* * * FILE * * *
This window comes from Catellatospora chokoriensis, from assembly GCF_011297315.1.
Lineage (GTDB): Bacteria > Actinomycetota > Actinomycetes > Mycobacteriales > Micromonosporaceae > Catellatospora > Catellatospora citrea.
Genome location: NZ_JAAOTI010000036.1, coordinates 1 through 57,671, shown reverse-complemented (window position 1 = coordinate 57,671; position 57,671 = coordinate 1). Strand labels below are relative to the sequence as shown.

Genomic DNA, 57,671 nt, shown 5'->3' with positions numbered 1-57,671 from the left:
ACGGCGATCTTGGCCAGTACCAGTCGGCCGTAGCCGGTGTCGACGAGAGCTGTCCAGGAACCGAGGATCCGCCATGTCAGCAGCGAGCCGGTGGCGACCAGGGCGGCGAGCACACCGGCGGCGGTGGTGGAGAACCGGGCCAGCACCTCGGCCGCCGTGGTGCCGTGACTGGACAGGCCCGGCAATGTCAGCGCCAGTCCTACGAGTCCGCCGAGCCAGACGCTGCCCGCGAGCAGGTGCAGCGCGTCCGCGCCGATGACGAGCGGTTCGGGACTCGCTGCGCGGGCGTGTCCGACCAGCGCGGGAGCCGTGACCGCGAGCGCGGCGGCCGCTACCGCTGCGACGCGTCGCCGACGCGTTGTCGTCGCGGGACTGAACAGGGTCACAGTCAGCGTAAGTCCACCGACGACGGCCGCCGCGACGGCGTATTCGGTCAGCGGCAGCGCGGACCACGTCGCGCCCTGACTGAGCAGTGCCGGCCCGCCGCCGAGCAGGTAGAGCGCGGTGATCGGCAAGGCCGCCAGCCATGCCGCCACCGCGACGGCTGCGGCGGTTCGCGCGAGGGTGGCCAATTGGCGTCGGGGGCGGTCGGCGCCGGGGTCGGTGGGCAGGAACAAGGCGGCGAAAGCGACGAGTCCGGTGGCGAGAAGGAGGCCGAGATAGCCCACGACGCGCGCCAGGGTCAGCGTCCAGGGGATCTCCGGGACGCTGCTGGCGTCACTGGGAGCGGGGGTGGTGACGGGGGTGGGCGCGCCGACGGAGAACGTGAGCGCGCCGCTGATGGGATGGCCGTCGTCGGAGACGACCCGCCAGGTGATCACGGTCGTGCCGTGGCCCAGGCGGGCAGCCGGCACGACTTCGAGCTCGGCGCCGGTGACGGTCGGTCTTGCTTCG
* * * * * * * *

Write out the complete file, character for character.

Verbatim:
This window comes from Catellatospora chokoriensis, from assembly GCF_011297315.1.
Lineage (GTDB): Bacteria > Actinomycetota > Actinomycetes > Mycobacteriales > Micromonosporaceae > Catellatospora > Catellatospora citrea.
Genome location: NZ_JAAOTI010000036.1, coordinates 1 through 57,671, shown reverse-complemented (window position 1 = coordinate 57,671; position 57,671 = coordinate 1). Strand labels below are relative to the sequence as shown.

Genomic DNA, 57,671 nt, shown 5'->3' with positions numbered 1-57,671 from the left:
ACGGCGATCTTGGCCAGTACCAGTCGGCCGTAGCCGGTGTCGACGAGAGCTGTCCAGGAACCGAGGATCCGCCATGTCAGCAGCGAGCCGGTGGCGACCAGGGCGGCGAGCACACCGGCGGCGGTGGTGGAGAACCGGGCCAGCACCTCGGCCGCCGTGGTGCCGTGACTGGACAGGCCCGGCAATGTCAGCGCCAGTCCTACGAGTCCGCCGAGCCAGACGCTGCCCGCGAGCAGGTGCAGCGCGTCCGCGCCGATGACGAGCGGTTCGGGACTCGCTGCGCGGGCGTGTCCGACCAGCGCGGGAGCCGTGACCGCGAGCGCGGCGGCCGCTACCGCTGCGACGCGTCGCCGACGCGTTGTCGTCGCGGGACTGAACAGGGTCACAGTCAGCGTAAGTCCACCGACGACGGCCGCCGCGACGGCGTATTCGGTCAGCGGCAGCGCGGACCACGTCGCGCCCTGACTGAGCAGTGCCGGCCCGCCGCCGAGCAGGTAGAGCGCGGTGATCGGCAAGGCCGCCAGCCATGCCGCCACCGCGACGGCTGCGGCGGTTCGCGCGAGGGTGGCCAATTGGCGTCGGGGGCGGTCGGCGCCGGGGTCGGTGGGCAGGAACAAGGCGGCGAAAGCGACGAGTCCGGTGGCGAGAAGGAGGCCGAGATAGCCCACGACGCGCGCCAGGGTCAGCGTCCAGGGGATCTCCGGGACGCTGCTGGCGTCACTGGGAGCGGGGGTGGTGACGGGGGTGGGCGCGCCGACGGAGAACGTGAGCGCGCCGCTGATGGGATGGCCGTCGTCGGAGACGACCCGCCAGGTGATCACGGTCGTGCCGTGGCCCAGGCGGGCAGCCGGCACGACTTCGAGCTCGGCGCCGGTGACGGTCGGTCTTGCTTCG